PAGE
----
Disruptive Technologies: Catching the Wave

Joseph Bower and Clayton Christensen (1995)

One of the most consistent patterns in business is the failure of leading companies to stay at the top of their industries when technologies or markets change. Why is it that established companies invest aggressively – and successfully – in the technologies necessary to retain their current customers but then fail to make the technological investments that customers of the future will demand? The fundamental reason is that leading companies succumb to one of the most popular, and valuable, management dogmas: they stay close to their customers. To remain at the top of their industries, managers must first be able to spot disruptive technologies. To pursue these technologies, managers must protect them from the processes and incentives that are geared to serving mainstream customers. And the only way to do that is to create organizations that are completely independent of the mainstream business.

Teamwork on the Fly

Amy Edmondson (2012)

In a fast-paced and ever-changing business environment, traditional teams aren’t always practical. Instead, companies increasingly employ teaming: gathering experts in temporary groups to solve problems they may be encountering for the first and only time. This flexible approach was essential to the completion of the Water Cube, the building that hosted swimming and diving events during the Beijing 2008 Olympic Games, and to the 2010 rescue of 33 Chilean miners. More and more people in nearly every industry now work on teams that vary in duration and have constantly shifting membership. Teaming presents technical and interpersonal challenges: People must get up to speed quickly on new topics and learn to work with others from different functions, divisions, and cultures. Several project management principles–scoping out the challenge, structuring the boundaries, and sorting tasks for execution–help leaders facilitate effective teaming. Leaders can also foster cross-boundary collaboration by emphasizing purpose, building psychological safety, and embracing failure and conflict. Individuals who learn to team well acquire knowledge, skills, and networks. Organizations learn to solve complex, cross-disciplinary problems, build stronger and more unified cultures, deliver a wide variety of products and services, and anticipate and manage unexpected events. Teaming helps companies and individuals execute and learn at the same time.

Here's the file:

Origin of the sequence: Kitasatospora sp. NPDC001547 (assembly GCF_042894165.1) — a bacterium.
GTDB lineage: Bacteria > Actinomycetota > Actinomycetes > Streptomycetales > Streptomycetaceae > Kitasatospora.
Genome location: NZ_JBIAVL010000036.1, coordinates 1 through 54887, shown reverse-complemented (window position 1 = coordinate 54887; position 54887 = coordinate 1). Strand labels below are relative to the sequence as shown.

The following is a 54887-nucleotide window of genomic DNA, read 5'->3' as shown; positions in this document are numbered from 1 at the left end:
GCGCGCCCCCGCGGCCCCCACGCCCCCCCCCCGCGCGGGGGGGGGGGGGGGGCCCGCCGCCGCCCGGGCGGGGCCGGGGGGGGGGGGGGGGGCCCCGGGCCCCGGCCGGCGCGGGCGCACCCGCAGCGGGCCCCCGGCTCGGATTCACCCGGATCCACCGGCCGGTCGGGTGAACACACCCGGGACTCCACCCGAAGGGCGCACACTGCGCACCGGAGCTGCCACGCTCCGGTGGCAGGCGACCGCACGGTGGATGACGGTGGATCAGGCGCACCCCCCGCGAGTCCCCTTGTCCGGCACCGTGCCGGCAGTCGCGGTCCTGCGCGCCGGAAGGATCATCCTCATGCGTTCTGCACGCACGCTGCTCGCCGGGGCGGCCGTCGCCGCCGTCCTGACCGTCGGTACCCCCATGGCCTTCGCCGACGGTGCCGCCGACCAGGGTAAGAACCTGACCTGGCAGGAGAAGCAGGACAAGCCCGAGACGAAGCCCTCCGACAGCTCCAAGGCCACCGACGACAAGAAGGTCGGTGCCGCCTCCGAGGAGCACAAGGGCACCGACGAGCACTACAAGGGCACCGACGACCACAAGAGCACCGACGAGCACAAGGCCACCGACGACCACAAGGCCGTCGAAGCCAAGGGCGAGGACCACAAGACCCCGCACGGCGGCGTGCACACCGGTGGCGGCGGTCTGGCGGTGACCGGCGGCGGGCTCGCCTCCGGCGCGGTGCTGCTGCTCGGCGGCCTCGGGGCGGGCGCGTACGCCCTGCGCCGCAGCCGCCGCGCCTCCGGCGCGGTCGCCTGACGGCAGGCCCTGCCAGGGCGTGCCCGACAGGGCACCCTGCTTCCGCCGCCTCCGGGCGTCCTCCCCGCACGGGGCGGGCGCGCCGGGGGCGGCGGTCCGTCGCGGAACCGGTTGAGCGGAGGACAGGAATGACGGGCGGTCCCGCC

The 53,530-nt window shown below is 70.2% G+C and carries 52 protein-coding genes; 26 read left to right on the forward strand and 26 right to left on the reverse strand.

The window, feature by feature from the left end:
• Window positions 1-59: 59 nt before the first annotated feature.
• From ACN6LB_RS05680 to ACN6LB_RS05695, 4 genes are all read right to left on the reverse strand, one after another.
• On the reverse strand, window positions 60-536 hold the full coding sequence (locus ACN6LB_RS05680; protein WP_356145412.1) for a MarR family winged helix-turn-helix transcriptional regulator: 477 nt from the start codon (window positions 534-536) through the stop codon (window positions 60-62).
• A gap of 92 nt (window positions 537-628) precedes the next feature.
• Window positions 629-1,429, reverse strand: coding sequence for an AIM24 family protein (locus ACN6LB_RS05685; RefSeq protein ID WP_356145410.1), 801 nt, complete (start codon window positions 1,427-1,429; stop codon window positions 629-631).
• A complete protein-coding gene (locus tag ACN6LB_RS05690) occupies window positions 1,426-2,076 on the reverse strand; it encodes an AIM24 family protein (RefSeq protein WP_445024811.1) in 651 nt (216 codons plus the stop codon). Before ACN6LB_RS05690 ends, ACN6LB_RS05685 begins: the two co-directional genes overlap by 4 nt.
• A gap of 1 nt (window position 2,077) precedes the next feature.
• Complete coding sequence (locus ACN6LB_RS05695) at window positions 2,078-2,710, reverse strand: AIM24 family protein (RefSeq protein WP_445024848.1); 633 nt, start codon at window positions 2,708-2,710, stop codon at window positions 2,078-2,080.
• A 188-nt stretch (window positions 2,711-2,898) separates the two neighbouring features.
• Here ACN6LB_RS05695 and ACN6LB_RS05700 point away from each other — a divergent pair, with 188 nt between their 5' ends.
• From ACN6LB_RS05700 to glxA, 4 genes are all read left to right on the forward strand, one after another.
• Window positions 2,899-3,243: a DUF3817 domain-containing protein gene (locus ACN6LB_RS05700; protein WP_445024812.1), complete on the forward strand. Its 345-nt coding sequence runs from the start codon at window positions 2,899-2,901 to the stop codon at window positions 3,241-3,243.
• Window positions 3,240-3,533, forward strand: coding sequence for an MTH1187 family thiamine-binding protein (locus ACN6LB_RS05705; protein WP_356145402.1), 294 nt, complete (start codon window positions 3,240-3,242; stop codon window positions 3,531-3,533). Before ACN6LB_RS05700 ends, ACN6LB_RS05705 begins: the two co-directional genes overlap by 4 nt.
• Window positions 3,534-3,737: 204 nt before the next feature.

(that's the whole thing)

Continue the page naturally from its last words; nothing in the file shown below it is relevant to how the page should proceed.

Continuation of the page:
What Makes a Leader?

Daniel Goleman (2004)

When asked to define the ideal leader, many would emphasize traits such as intelligence, toughness, determination, and vision–the qualities traditionally associated with leadership. Often left off the list are softer, more personal qualities–but they are also essential. Although a certain degree of analytical and technical skill is a minimum requirement for success, studies indicate that emotional intelligence may be the key attribute that distinguishes outstanding performers from those who are merely adequate. Psychologist and author Daniel Goleman first brought the term “emotional intelligence” to a wide audience with his 1995 book of the same name, and Goleman first applied the concept to business with this 1998 classic HBR article. In his research at nearly 200 large, global companies, Goleman found that truly effective leaders are distinguished by a high degree of emotional intelligence. Without it, a person can have first-class training, an incisive mind, and an endless supply of good ideas, but he or she still won’t be a great leader. The chief components of emotional intelligence–self-awareness, self-regulation, motivation, empathy, and social skill–can sound unbusinesslike, but Goleman, cochair of the Consortium for Research on Emotional Intelligence in Organizations, based at Rutgers University, found direct ties between emotional intelligence and measurable business results.

Happy 100 years, HBR!